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NEW YORK, Oct 11 - A 21-month-old girl is the first in the state of Michigan and second in the U.S. to die this year from a strain of the enterovirus that has infected more than 500 people across the nation, health officials said on Saturday.
Madeline Reid, who was stricken with Enterovirus D68(EV-D68), passed away late on Friday while being treated at the Children's Hospital of Michigan in Detroit, hospital officialssaid in a statement.
"It is never easy to lose a child, and our entire healthcare team at the Children's Hospital of Michigan is deeply saddenedby this family's loss and mourns with them during this very difficult time," Rudolph Valentini, chief medical officer at the children's hospital, said.
Reid is the first in the state reported to have died from the virus, Michigan Department of Community Health spokeswoman Jennifer Smith said.
More than 500 people, mostly children, in 43 states and the District of Columbia have been infected with EV-D68 since mid-August, according to the U.S. Centers for Disease Control and Prevention.
This week, the CDC said that a 4-year-old Eli Waller of New Jersey, who went to bed last month in seemingly good health and died in his sleep, was the first fatality linked directly to the strain of the virus.
Aside from Reid and Waller, at least four others infected with Enterovirus D68 have died this year, although the CDC saidit is unclear what role the virus played in their deaths.
EV-D68 is one of more than 100 non-polio enteroviruses, which are common at this time of year and cause 10 million to 15 million infections in the United States annually. Few people who contract Enterovirus D68 develop symptoms beyond a runny noseand low fever.
There has been lots of debate over this, so far all I've heard is conjecture.
Most rapid influenza diagnostic tests (RITDs) perform well when viral concentrations in a sample are high, but accuracy declines at lower concentrations, researchers found. Of 11 FDA-cleared rapid tests that were commercially available during the 2011-2012 flu season, most detected viral antigens in samples with the highest concentrations, according to Roxanne Shively, MS, of the Department of Health and Human Services (HHS), and colleagues. Detection varied, however, when the viral concentrations in a sample were lower, the researchers reported in the Nov. 2 issue of Morbidity and Mortality Weekly Report. And one rapid test -- SAS FluAlert Influenza A from SA Scientific -- did not consistently detect the pandemic H1N1 virus or other influenza A viruses even at high concentrations.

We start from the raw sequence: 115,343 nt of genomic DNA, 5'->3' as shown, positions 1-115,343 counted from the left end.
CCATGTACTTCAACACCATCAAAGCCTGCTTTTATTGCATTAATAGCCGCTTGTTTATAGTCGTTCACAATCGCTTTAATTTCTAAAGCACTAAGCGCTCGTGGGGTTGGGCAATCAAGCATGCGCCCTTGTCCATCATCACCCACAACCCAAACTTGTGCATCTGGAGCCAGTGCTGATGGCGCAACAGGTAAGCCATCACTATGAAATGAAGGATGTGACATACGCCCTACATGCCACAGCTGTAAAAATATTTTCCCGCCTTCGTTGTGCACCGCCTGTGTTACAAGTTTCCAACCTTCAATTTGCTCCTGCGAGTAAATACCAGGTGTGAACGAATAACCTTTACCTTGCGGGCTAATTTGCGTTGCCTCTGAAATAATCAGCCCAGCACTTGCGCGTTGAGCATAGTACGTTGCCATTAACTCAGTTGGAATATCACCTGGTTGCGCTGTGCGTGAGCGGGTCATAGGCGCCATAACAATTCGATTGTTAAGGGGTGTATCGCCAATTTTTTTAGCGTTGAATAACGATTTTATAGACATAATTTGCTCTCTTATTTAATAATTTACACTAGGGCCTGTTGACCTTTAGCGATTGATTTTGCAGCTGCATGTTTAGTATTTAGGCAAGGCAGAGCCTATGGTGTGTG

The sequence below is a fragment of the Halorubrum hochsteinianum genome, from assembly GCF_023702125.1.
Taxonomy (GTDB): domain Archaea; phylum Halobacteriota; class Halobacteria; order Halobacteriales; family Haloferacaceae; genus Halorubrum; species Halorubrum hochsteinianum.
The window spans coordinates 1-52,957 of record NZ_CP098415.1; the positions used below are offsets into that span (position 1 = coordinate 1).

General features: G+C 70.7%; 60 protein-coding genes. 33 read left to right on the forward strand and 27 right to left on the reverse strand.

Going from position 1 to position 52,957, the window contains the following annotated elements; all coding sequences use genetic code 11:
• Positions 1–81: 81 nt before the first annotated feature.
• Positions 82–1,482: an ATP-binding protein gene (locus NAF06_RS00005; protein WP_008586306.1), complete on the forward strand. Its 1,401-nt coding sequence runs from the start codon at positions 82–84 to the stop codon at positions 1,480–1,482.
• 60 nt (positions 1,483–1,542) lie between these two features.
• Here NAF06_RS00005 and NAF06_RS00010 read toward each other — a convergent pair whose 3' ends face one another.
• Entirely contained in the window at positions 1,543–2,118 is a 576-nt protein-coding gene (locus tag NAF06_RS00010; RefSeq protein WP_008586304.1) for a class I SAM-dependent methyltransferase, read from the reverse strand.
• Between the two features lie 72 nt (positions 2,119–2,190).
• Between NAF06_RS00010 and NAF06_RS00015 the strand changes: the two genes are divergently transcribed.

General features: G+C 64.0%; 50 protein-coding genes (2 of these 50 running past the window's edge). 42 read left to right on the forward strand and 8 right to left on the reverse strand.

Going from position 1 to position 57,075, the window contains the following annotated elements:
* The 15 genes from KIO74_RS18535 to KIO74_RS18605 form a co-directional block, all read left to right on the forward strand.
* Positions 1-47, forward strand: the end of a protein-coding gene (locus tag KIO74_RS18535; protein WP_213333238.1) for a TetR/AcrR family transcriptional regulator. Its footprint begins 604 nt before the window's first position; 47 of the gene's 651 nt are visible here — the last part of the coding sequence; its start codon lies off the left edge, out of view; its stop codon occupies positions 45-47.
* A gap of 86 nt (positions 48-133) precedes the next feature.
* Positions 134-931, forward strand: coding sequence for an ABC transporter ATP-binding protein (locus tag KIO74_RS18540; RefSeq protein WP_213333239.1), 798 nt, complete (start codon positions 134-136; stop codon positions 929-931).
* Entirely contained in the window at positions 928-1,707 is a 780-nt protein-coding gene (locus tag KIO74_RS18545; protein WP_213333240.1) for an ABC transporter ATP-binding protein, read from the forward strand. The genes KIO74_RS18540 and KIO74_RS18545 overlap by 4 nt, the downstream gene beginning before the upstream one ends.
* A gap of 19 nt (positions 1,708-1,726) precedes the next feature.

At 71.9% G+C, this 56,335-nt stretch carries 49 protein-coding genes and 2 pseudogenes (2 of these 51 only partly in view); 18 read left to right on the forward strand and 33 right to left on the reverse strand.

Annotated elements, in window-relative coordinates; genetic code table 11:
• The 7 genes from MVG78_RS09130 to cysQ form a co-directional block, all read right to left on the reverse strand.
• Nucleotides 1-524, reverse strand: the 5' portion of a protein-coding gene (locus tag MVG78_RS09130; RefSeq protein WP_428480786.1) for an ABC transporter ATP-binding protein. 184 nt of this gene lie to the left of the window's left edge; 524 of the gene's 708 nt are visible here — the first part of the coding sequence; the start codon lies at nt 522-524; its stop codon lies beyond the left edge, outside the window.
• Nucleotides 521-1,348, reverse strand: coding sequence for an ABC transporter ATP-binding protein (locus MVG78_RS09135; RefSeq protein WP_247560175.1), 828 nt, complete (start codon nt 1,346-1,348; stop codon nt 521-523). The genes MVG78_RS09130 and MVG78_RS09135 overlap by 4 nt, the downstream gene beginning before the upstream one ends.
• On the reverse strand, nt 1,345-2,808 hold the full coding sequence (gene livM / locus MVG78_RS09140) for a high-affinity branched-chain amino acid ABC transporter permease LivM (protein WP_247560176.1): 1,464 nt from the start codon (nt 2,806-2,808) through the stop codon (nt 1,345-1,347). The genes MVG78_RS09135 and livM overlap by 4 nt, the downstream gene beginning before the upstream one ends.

originally posted by: AnteBellum
a reply to: 727Sky
Thank you, I didn't add that whole conspiracy end to this story because it didn't feel right along with the incidents of these two beautiful angels.
Please anyone that wants to talk about it now, I won't take offense.
There has been lots of debate over this, so far all I've heard is conjecture. Do you know if anyone has linked the path of this back into Mexico? Hearing stories like this just adds to the frustration, NJ has a huge immigration issue. Driving to work I see the ICE teams randomly driving around in their white van stopping at all the local 'work wait zones' many of these people stand at. Last week I noticed them wearing masks and gloves, when they made a stop, while I was in traffic(New Brunswick, NJ). I'm starting to wonder if I should stock up on latex also now, just in case.
ADD: Funny, I'm off to take him to his doctors appointment right now. Hopefully they are not packed with sick kids. I'll be back soon. . .